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The Spatial and Temporal Organization of Deep Convective Systems and Its Impacts on the Production of Anvil Clouds
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  • Ruoyu Wang,
  • Yuchen Dou,
  • Jianhao Zhou,
  • Ziqi Ben,
  • Yiming Wang,
  • Weijia Wang,
  • Jian Yuan
Ruoyu Wang
Nanjing University
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Yuchen Dou
Macalester College
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Jianhao Zhou
University of Michigan Ann Arbor
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Ziqi Ben
Beijing Haidian Foreign Language Academy
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Yiming Wang
IC Academy - Kunming No.1 High School Dianchi Resort District Campus
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Weijia Wang
Hamden Hall Country Day School
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Jian Yuan
Nanjing University

Corresponding Author:[email protected]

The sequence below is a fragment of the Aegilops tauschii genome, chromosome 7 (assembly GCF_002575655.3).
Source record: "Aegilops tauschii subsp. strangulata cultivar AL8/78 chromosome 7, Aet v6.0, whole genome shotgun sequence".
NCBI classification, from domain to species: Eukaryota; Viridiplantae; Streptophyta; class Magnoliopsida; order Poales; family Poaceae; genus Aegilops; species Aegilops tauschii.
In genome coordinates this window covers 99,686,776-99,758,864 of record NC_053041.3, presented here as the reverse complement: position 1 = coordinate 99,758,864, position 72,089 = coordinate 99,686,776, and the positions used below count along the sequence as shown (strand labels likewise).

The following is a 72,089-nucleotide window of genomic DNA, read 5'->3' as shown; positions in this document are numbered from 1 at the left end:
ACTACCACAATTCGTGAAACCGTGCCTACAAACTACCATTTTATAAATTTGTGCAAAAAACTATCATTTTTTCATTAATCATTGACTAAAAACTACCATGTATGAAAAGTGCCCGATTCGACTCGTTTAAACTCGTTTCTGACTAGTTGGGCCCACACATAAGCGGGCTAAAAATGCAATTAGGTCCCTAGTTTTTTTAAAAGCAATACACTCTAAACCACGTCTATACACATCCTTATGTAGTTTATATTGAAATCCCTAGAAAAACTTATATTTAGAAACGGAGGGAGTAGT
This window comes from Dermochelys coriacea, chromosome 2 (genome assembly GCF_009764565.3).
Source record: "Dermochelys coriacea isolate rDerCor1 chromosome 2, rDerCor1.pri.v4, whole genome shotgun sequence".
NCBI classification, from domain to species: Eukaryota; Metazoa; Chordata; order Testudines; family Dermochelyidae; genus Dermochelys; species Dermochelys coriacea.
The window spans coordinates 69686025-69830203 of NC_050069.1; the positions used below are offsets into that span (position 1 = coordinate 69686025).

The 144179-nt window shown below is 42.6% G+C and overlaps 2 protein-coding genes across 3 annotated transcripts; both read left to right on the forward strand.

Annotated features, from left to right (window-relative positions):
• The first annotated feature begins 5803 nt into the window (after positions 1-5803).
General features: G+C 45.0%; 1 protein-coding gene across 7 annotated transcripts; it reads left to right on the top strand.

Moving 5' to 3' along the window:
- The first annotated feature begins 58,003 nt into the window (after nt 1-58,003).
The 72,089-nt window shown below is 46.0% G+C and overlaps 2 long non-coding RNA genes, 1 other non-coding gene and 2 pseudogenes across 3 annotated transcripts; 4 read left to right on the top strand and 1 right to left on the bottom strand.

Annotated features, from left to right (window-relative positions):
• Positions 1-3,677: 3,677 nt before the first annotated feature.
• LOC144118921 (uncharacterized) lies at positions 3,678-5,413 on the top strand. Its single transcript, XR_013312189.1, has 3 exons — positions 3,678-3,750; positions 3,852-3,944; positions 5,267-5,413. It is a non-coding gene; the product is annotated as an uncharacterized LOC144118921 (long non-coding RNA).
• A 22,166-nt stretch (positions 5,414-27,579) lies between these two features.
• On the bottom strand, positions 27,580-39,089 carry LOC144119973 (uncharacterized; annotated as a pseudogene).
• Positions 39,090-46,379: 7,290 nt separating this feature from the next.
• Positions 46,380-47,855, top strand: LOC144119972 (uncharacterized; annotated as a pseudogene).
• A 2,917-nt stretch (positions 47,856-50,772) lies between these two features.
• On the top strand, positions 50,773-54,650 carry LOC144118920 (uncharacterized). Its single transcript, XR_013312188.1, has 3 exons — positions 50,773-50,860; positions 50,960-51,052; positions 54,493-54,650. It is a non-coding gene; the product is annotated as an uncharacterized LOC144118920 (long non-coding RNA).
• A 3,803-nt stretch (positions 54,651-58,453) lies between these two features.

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A multi-threshold technique was used to objectively identify the space-time structure of meso-scale convective systems in the warm pool region using observations of high-resolution Himawari geostationary satellites. Several thresholds of the IR brightness temperature were used to capture the life cycles of cloud clusters with complex behaviors (merging and breaking) and spatial organizations (inclusion, aggregation). According to the inclusions between cloud clusters with different thresholds, cloud clusters were characterized as simple single-core or complex multi-core systems, more likely represented isolated systems or aggregated/merged systems respectively. The mixed depth multi-core clusters existed frequently, even for very cold brightness temperatures (<230K) and more of them were associated with the merging process compared to single core clusters. Thus they were often a mixture of systems at different development levels. A large amount of convective systems experience merging and breaking during their lifetime. Merging and breaking processes were found to result in unrealistic local life stage. These facts questioned the use of any single threshold technique on determining the life cycle of deep convective systems as well as that of their anvil clouds. When the same development height was selected, the multi-core systems systematically produced less warmer clouds around their cold cores than that of single-core systems. Thus per the same cold core area the muti-core systems tended to produce less total cloud coverage and weaker reduction of the TOA OLR. These phenomena were consistent with previous studies suggesting that aggregated convection might resulted in less high cloud coverage and enhanced domain-averaged OLR. The documentation and understanding about the cause of different organizations of cloud clusters and their impacts on clouds and radiation are currently lacking. If these phenomena and effects cannot be effectively documented and stratified in observations, it will be misleading when applying observations as a guide for diagnosing and improving models. This study provided an observational reference to test if current models can realistically reproduce observed organizations of deep convection along with its associated anvil and cirri-form clouds.